The following commentary comes from an independent investor or market observer as part of TheStreet's guest contributor program, which is separate from the company's news coverage.
NEW YORK (
) -- We have often been asked why we do not use the MACD indicator more in our analysis, and instead use the stochastic oscillator.
One reason for this question is that the MACD indicator appears on the default chart of most of the software packages. The other is that the stochastic is an older indicator, and not as widely understood. In order to fully understand my rationale for this we first need to discuss some features of oscillators and also some definitions.
First, there are two key types of oscillator. One is bounded, and the other is unbounded. A bounded oscillator generally moves between two points, most often "0" and "100". The Stochastic is a bounded oscillator, and another example of a bounded oscillator is Welles Wilder's RSI. The MACD is an unbounded oscillator, which means the rank can keep moving in a direction for as long as a trend lasts.
Let's look at the MACD indicator. MACD stands for Moving Average Convergence Divergence. This means that essentially the indicator measures the difference between moving averages. This is interesting because most people use this indicator as an overbought/oversold indicator when it is actually more of an indicator for strength of trend.
This is one of the main problems with the indicator for me, and I prefer to look at the moving averages themselves to evaluate trend strength. Look at the chart of the SPY with our 5- and 20-day moving averages, and the MACD (created with the 5- and 20-period averages) below. You can see how the MACD has crossed negative while the moving averages themselves have stayed positive. This is another problem with the indicator--- the mathematics of the indicator can cause it to give a signal when, in my opinion, none should be given.
Now, let's discuss the Stochastic. At The FRED Report, we use the Stochastic to find buy and sell points in the trend, or alternatively to identify areas of risk and reward within the trend. This indicator is a pure overbought/oversold indicator. There are two lines that comprise the indicator -- %K and %D.
One of the reasons this is my favorite of the standard overbought/oversold indicators is that %K is derived from an equation that analyzes the whole trading range of the look-back period. Most indicators, including the MACD, only look at the closing price, and I believe that analyzing the entire trading range of prices is important, especially during periods of volatility.
In the chart of the SPY and Stochastic, below, notice how the Stochastic signal is clearly defined, i.e. goes below, and then above 20 on the buy side, or conversely above and below 80 on the sell side. You can see the horizontal lines on the chart at 20 and 80. This is a clear and unambiguous signal.
The stochastic is not a trend following indicator, the moving averages on the chart take care of that, and they cross over soon after, CONFIRMING the stochastic signal. Here at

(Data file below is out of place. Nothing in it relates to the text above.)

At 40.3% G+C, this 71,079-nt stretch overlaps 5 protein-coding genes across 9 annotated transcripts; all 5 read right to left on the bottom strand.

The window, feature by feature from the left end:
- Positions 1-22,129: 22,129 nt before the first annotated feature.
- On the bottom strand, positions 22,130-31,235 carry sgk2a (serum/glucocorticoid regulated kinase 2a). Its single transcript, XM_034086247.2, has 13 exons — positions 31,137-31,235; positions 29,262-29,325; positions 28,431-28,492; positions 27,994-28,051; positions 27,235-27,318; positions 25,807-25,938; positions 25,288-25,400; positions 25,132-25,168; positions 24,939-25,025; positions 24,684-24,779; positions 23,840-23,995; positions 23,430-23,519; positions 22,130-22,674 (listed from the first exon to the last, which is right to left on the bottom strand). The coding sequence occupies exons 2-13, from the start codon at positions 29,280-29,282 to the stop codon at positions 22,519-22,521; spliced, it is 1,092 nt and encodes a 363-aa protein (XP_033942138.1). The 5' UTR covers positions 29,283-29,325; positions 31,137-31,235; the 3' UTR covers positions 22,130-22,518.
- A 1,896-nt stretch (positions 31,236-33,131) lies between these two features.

, the idea of confirmation is vital.
Also important is that one can see that price bottomed at a higher low on the same sort of stochastic signal (point "B" vs. point "A"). This provides added support for the idea of a price uptrend. When moving averages and stochastics are used together it can be a powerful tool, providing new information at several stages in the market cycle.
Now, scroll up to the chart of the SPY and the MACD. Notice how buy points came in at similar spots. Yet, without a signal line (like the 20% line on stochastics) it is much more difficult to tell how low is low, or how high is high. Indeed, from a purely "oversold" perspective the buy signal in June at point "A" looks better than the signal at "B", when in fact the opposite is the case.
The stochastic pattern shown above was one reason why we had our real buy signal in July, by the way. The other problem with not having a signal line is that in order to use the indicator one must take all crossover signals - and notice how early the signal near point "C" has been so far.
Also notice that the moving averages remained positive (5 above 20), and the market continued to advance, even as the MACD went negative at point "C". This is another reason why I prefer to look at the moving averages themselves, rather than a derivative calculation.
To summarize and conclude, we prefer the stochastic in conjunction with our favorite moving averages, the daily 5 and 20, because it measures something different than moving averages, yet can give an idea of where you are in the cycle of a trend.
The MACD is so related to moving averages (it is basically the difference between the 5- and 20-period moving averages in this example), that it really does not add much to moving average analysis. In addition, because it is an unbounded oscillator it is difficult to say how high is high and how low is low a move is within the context of the trend.
Fred Meissner is founder and publisher of
. Fred is a CMT and past President of the Market Technicians Association (MTA). He recently left Merrill Lynch's Market Analysis Department and Sector Strategy Department to form The Fred Report. A detailed bio is here: